Neurons in the Adult Brain are More Adaptable than Previously Thought
Node Smith, ND
A very interesting discovery was made recently at a laboratory at UT Southwestern when scientists attempted to transform glial cells into dopaminergic neurons, like those lost in Parkinson’s disease. Instead of glial cell transformation through a stem cell state, the researchers managed to transform mature inhibitory neurons into those that produce dopamine.
Study confirms the ability for mature neurons to change into other types of neurons sans reliance on stem cells
This study, which was published in Stem Cell Reports, confirms the ability for mature neurons to change into other types of neurons without a reliance on stem cells. This is contrary to the historical view of the neuron life cycle, which has long held the belief that neurons are locked into their identity long before adulthood, and that one type of neuron cannot morph into another type.
“To find that we could manipulate neurons to change their identity in adulthood was truly unexpected,” said Dr. Zhang, a W.W. Caruth, Jr. Scholar in Biomedical Research, adding that insights into neuronal plasticity and cell identity maintenance may someday lead to therapeutic strategies for treating neurological diseases through reprogramming of local neurons.
Possibility of creating new dopamine-producing neurons is very important
The possibility of creating new dopamine-producing neurons is very important since these are the type of neurons that are responsible for movement disorders like Parkinson’s disease. Dopaminergic neurons are necessary for controlling voluntary movement and balancing motivation and reward, which drive behavior.
There is more to this than simply creating more dopaminergic neurons, however. For the brain to function properly, neurotransmitters like GABA and dopamine have to be balanced. For instance, since dopamine is involved in reward behavior, and specifically addictive behaviors, any treatment which increases dopamine levels needs a method to keep the other neurotransmitters in balance as well.
Mature medium spiny neurons transformed into GABA producing neurons
The mature medium spiny neurons that were transformed into dopaminergic neurons which happened to be GABA producing neurons. GABA is an inhibitory neurotransmitter that calms down the brain.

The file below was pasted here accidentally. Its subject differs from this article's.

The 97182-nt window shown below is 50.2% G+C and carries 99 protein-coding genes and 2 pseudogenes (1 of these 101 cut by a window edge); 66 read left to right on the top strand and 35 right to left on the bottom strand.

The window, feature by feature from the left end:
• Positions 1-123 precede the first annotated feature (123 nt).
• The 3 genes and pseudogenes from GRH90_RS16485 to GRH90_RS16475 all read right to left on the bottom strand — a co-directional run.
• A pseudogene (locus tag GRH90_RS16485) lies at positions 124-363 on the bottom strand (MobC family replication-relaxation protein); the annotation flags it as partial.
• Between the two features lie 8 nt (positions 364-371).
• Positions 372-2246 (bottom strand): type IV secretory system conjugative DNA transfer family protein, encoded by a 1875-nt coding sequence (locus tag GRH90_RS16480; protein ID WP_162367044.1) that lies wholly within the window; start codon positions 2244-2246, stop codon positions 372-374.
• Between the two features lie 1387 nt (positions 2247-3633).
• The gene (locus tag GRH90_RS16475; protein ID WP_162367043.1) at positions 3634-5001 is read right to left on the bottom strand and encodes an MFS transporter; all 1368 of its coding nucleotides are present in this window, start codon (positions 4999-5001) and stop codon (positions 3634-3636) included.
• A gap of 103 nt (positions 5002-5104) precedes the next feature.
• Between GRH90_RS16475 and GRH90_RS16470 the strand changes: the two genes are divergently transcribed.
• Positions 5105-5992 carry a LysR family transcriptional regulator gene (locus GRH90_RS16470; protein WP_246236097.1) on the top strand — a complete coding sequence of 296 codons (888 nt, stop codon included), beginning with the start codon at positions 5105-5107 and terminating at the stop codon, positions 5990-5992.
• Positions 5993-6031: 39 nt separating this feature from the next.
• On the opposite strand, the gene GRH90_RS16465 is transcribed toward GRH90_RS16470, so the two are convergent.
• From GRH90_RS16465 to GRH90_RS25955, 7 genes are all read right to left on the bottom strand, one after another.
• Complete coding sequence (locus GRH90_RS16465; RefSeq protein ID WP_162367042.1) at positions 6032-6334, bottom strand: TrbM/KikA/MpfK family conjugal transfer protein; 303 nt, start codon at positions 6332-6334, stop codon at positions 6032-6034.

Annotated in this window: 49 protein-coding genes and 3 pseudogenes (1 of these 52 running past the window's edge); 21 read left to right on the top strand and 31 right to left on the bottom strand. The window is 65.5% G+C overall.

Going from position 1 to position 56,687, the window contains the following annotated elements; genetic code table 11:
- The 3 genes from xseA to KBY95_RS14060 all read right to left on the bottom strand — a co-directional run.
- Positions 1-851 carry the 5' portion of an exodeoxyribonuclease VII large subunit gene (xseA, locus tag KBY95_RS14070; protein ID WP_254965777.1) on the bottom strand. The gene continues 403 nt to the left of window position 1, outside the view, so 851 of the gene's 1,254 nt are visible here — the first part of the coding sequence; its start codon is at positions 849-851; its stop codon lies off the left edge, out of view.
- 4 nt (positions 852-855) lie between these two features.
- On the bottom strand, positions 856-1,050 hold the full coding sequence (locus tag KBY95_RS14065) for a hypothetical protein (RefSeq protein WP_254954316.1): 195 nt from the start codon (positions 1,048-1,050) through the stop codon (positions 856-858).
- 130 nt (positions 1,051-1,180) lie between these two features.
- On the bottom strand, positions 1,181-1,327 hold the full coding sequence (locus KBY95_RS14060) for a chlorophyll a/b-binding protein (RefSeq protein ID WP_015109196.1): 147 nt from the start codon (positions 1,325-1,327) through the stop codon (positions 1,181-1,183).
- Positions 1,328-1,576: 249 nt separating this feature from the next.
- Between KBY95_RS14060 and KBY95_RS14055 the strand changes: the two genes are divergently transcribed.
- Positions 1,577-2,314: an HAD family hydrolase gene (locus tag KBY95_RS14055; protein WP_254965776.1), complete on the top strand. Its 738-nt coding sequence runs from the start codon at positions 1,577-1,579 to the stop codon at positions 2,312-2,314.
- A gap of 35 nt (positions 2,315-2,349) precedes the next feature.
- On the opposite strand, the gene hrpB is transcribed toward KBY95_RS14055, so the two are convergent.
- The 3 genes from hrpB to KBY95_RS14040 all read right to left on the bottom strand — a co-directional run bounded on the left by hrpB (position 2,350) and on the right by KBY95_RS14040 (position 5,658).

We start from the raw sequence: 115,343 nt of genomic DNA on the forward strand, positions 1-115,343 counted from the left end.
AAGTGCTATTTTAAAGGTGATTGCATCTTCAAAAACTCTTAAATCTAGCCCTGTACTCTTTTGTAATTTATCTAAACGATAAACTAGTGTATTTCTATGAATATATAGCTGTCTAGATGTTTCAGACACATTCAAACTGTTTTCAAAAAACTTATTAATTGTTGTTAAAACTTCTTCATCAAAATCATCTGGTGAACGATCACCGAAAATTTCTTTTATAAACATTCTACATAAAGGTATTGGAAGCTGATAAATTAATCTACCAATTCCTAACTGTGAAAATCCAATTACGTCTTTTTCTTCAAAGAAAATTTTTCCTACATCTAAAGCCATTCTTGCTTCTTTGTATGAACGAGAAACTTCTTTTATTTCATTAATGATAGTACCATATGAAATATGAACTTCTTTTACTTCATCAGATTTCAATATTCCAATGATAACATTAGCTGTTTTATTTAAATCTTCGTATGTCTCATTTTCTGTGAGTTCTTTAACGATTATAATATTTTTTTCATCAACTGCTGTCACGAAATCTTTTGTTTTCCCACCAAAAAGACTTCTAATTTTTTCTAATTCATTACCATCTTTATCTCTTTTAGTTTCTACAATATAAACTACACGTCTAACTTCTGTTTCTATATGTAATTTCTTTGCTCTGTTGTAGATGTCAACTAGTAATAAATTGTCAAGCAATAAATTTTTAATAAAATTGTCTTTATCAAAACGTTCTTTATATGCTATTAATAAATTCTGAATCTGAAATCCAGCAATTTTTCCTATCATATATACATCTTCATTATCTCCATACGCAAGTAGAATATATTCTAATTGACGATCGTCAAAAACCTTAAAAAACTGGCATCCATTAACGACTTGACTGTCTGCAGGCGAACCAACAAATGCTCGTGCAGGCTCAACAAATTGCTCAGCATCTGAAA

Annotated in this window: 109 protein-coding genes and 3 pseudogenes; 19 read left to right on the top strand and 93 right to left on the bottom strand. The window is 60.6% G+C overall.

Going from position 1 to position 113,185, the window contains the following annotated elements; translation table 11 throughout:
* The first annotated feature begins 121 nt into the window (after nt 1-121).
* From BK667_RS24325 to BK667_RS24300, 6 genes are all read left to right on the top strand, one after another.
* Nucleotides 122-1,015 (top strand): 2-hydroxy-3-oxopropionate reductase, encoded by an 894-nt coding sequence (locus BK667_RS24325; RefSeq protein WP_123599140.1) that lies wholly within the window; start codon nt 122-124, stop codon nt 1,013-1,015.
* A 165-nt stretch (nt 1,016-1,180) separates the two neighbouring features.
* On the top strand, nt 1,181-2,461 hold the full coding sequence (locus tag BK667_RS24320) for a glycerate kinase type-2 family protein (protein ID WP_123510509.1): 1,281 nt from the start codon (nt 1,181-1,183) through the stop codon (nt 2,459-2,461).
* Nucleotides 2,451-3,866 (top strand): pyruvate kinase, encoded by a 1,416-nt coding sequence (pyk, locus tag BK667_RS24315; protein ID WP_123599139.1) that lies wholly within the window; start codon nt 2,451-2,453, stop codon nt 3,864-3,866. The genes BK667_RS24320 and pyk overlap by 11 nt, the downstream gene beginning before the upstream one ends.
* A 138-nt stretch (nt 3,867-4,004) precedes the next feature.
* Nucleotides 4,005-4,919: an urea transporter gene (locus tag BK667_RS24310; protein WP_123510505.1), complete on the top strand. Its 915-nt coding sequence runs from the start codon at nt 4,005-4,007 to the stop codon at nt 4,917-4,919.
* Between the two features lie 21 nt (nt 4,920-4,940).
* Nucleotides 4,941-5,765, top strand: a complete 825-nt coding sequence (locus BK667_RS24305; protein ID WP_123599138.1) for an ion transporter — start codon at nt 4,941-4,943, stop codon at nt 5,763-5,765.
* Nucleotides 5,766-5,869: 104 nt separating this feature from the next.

Unexpected results lead to an intense series of follow-up experiments
This was very unexpected and led to an intense series of follow-up experiments that did confirm that the new cells were transformed from mature GABA neurons.
“Rather than originating from glia, the new dopamine cells came from local, existing mature neurons without passing through a stem cell state,” Dr. Zhang said. “This is a mature cell-to-mature cell transformation.”
Node Smith, ND, is a naturopathic physician in Portland, OR and associate editor for NDNR. He has been instrumental in maintaining a firm connection to the philosophy and heritage of naturopathic medicine among the next generation of docs. He helped found the first multi-generational experiential retreat, which brings elders, alumni, and students together for a weekend camp-out where naturopathic medicine and medical philosophy are experienced in nature. Four years ago he helped found the non-profit, Association for Naturopathic ReVitalization (ANR), for which he serves as the board chairman. ANR has a mission to inspire health practitioners to embody the naturopathic principles through experiential education. Node also has a firm belief that the next era of naturopathic medicine will see a resurgence of in-patient facilities which use fasting, earthing, hydrotherapy and homeopathy to bring people back from chronic diseases of modern living; he is involved in numerous conversations and projects to bring about this vision.